Turns out I was remembering correctly. I just had the date wrong: mid-November 2003 not mid-October.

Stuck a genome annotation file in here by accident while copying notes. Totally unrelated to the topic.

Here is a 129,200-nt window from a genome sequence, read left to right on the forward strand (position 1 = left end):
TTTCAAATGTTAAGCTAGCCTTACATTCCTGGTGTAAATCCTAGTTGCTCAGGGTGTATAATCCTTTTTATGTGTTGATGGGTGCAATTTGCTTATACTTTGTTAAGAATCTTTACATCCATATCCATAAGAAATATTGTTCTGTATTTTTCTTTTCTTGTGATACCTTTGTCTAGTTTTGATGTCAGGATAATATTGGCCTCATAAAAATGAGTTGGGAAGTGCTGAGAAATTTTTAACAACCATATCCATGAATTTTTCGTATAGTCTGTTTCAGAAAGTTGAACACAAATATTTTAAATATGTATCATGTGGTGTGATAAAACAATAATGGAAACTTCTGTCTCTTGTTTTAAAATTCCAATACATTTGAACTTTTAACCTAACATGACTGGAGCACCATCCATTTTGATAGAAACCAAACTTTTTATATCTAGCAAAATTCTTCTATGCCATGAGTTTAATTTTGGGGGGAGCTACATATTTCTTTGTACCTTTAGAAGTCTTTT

I thought writing this all down might help. My Dad and I were driving home this evening from Congresswoman Eshoo's office (I delivered my service academy nomination application) and witnessed a severe car accident that left two people dead and another in the hospital. We were about to pull off the freeway when we saw a car swerve out of control and flip over three times. We immediately parked the car and ran forward. The car was upside down and the driver was hanging unconscious in her seat belt and because of the way the car had landed was trapped. Both of the passenger side passengers were out of the car and relatively unhurt and there was a woman conscious but with a head injury in the backseat. My Dad's Army Special Forces Medic training kicked in (one reason why the Army is a good thing vFunct), gave me his cell phone to call 911 and immediately got the conscious woman out, sitting at the side of the road and had her apply pressure to her head. My Dad then went to work on getting the unconscious woman out of the car. It was at this point that I noticed there was a fifth passenger, a woman who turned out to be 16, who had been thrown from the vehicle and now lay on her side about ten meters from the overturned vehicle. I called my Dad who, unable to open an airway because of the driver's position and unable to get the driver out of the vehicle, had decided to leave the driver for the firefighters and paramedics. He came to the young woman on her side, opened an airway, and proceeded to check her for injury. I had repeated the injuries he listed off into the phone and then concluded the call. He suggested that I look after the two unhurt male passengers. One of them had his wits about him and I got him sitting at the side of the road but the other one was losing it. It was about this time the firefighters arrived. The man who was falling apart became dead set on finding his wallet and cell, I was unable to deter him so I decided it would be best to help him find it and then get him sitting down. As we walked past the vehicle the firefighters were working on getting the driver out. After finding the mans wallet and cellphone I walked him back to where his friend was and I noticed that the firefighters had the driver out and were working on her. I went over to see if I could help with the young woman but paramedics had arrived and were taking over for my Dad. The next time I looked at the driver I noticed that she had died and been covered. The paramedics worked on the young woman for about five minutes longer and had just gotten her onto one of the wooden boards when she died. A State Trooper came by to talk to me and my Dad about what we had seen and what we had done to help. We then left.